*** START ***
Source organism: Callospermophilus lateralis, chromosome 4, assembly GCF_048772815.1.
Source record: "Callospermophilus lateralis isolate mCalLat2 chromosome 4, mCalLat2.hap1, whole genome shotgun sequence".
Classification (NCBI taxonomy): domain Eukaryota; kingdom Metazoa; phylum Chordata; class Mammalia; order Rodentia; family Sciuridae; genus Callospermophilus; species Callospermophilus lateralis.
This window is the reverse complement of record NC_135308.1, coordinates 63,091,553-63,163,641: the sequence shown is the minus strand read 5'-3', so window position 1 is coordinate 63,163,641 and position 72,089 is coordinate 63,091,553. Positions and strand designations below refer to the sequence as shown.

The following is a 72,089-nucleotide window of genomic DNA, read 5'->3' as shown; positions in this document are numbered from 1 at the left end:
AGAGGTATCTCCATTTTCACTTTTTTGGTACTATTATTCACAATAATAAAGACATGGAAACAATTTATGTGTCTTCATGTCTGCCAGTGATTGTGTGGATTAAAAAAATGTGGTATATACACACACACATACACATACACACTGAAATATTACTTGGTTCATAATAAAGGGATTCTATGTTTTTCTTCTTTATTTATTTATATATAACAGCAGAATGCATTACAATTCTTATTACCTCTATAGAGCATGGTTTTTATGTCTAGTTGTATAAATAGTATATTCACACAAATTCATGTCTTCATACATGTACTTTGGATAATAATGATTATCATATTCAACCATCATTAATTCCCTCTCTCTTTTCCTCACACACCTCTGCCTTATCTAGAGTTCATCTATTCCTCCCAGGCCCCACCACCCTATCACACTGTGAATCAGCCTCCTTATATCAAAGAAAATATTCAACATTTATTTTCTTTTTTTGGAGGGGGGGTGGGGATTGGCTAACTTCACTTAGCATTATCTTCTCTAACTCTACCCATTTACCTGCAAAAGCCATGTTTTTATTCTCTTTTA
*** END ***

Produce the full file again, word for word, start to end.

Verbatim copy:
Source organism: Callospermophilus lateralis, chromosome 4, assembly GCF_048772815.1.
Source record: "Callospermophilus lateralis isolate mCalLat2 chromosome 4, mCalLat2.hap1, whole genome shotgun sequence".
Classification (NCBI taxonomy): domain Eukaryota; kingdom Metazoa; phylum Chordata; class Mammalia; order Rodentia; family Sciuridae; genus Callospermophilus; species Callospermophilus lateralis.
This window is the reverse complement of record NC_135308.1, coordinates 63,091,553-63,163,641: the sequence shown is the minus strand read 5'-3', so window position 1 is coordinate 63,163,641 and position 72,089 is coordinate 63,091,553. Positions and strand designations below refer to the sequence as shown.

The following is a 72,089-nucleotide window of genomic DNA, read 5'->3' as shown; positions in this document are numbered from 1 at the left end:
AGAGGTATCTCCATTTTCACTTTTTTGGTACTATTATTCACAATAATAAAGACATGGAAACAATTTATGTGTCTTCATGTCTGCCAGTGATTGTGTGGATTAAAAAAATGTGGTATATACACACACACATACACATACACACTGAAATATTACTTGGTTCATAATAAAGGGATTCTATGTTTTTCTTCTTTATTTATTTATATATAACAGCAGAATGCATTACAATTCTTATTACCTCTATAGAGCATGGTTTTTATGTCTAGTTGTATAAATAGTATATTCACACAAATTCATGTCTTCATACATGTACTTTGGATAATAATGATTATCATATTCAACCATCATTAATTCCCTCTCTCTTTTCCTCACACACCTCTGCCTTATCTAGAGTTCATCTATTCCTCCCAGGCCCCACCACCCTATCACACTGTGAATCAGCCTCCTTATATCAAAGAAAATATTCAACATTTATTTTCTTTTTTTGGAGGGGGGGTGGGGATTGGCTAACTTCACTTAGCATTATCTTCTCTAACTCTACCCATTTACCTGCAAAAGCCATGTTTTTATTCTCTTTTA